- Directed by Sam Mendes
- Written by Sam Mendes and Krysty Wilson-Cairns
- Starring George MacKay and Dean-Charles Chapman
- Classification R
- 118 minutes
As more and more films are sent through the direct-to-streaming pipeline, it has become something of a cliché for directors to tell audiences that, no, really, my film needs to be seen on the big screen. Listen, buddy, if Michael Bay is content with having his blockbuster-scaled chaos viewed on a tablet, then you are just going to have to suck it up, too. But in the case of Sam Mendes’s First World War thriller 1917, I am willing to concede that this is indeed a cinematic experience that demands the largest canvas possible.
Structured as a real-time, one-continuous-shot narrative – although there are a few obvious cheats along the way – 1917 follows two young British soldiers (George MacKay and Dean-Charles Chapman) as they embark on an unenviable task: crossing no man’s land in Northern France to deliver a battalion-saving message. As Mendes and his cinematographer Roger Deakins weave in and out of trenches and bombed-out villages, the film takes on an adrenalinized life of its own. Its pace is as propulsive as the film’s conceit is ambitious. It all leads up to a climactic battlefield dash that should justifiably become a staple of war-cinema highlight reels for decades to come.
Shot in natural light and careful to never repeat a single location, the film is a wonder to behold, especially, yes, if you’re immersed in the absolute dark of a theatre. But 1917 is also, in both its one-shot trickery and go-go-go narrative structure, slightly goofy – there is no real dramatic reason, for instance, that the soldiers have to hitch a ride half a mile up a hill midway through the film, other than to keep the bloody thing moving. Annoying, too, are the many serious-British-actor cameos that are sprinkled throughout, as if Mendes and company were not confident that two relative unknowns could hold down everyone’s attentions (they do, with Chapman proving to be an especially charismatic standout). Frequently, the film’s unbroken structure also results in an unintentional guessing game of “Spot the Cut” – not the most endearing distraction.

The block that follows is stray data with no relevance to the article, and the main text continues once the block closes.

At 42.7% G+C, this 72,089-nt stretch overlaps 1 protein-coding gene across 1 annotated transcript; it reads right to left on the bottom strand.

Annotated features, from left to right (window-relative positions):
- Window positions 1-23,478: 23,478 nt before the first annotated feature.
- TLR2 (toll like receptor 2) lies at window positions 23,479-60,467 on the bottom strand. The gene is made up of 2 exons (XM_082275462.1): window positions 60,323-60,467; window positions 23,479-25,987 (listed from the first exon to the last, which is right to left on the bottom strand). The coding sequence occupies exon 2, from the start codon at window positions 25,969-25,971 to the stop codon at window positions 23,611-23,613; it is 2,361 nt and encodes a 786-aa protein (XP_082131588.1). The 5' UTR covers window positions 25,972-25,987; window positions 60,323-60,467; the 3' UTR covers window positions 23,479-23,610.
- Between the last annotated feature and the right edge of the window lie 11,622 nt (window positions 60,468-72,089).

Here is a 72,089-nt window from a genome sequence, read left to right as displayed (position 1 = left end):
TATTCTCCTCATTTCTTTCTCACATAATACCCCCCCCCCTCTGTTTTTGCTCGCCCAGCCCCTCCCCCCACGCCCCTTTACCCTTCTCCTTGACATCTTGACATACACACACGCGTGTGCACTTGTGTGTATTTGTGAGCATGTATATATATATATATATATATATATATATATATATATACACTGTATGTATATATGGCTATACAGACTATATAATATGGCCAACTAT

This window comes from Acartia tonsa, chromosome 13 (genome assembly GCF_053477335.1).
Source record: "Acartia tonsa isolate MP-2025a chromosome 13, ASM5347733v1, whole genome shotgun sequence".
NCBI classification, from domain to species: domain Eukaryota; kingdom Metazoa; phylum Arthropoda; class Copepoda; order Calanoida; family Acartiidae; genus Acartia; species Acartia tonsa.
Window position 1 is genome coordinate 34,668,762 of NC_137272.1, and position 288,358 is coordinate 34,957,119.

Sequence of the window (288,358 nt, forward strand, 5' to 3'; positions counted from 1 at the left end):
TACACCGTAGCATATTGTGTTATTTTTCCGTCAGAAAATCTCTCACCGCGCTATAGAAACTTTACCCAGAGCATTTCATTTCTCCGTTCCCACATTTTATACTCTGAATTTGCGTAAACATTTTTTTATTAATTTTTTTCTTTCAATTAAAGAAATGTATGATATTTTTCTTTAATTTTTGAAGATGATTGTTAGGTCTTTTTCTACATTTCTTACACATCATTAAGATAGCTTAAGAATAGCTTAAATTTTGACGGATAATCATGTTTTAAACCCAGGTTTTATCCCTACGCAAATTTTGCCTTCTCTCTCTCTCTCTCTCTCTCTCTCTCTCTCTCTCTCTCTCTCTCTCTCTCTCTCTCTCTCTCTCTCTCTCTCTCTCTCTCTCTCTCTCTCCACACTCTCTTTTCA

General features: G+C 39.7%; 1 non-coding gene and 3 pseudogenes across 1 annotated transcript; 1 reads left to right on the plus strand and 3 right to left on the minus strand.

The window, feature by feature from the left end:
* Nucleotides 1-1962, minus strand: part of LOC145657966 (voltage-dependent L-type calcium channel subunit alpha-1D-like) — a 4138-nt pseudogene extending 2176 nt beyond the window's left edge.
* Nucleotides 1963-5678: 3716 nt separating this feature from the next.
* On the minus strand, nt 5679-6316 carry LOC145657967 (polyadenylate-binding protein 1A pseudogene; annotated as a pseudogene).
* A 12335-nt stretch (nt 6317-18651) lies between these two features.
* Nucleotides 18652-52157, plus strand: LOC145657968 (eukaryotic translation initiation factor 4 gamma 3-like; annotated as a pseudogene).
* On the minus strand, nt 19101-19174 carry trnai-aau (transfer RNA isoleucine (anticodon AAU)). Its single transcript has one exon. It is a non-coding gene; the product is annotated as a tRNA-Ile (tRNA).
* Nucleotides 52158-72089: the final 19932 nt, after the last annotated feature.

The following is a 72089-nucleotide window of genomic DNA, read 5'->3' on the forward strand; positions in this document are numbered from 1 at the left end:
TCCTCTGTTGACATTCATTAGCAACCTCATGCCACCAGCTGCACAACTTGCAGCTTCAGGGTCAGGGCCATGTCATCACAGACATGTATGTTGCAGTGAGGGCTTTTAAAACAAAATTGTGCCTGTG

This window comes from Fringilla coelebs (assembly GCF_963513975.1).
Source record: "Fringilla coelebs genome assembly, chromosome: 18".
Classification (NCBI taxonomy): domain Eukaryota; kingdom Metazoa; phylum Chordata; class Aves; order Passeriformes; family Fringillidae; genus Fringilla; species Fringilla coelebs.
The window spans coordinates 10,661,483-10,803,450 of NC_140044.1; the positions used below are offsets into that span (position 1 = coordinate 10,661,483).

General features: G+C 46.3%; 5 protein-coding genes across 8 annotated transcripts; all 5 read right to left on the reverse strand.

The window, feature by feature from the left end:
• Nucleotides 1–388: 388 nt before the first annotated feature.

Still, any film that explicitly exploits the power of a big screen – even in such an unabashed and pandering go-for-broke manner – deserves to be seen on a big screen, too. Just don’t expect 1917 to turn the tide on the streaming war.
1917 opens Dec. 25 in Toronto before expanding to theatres across the country Jan. 10.
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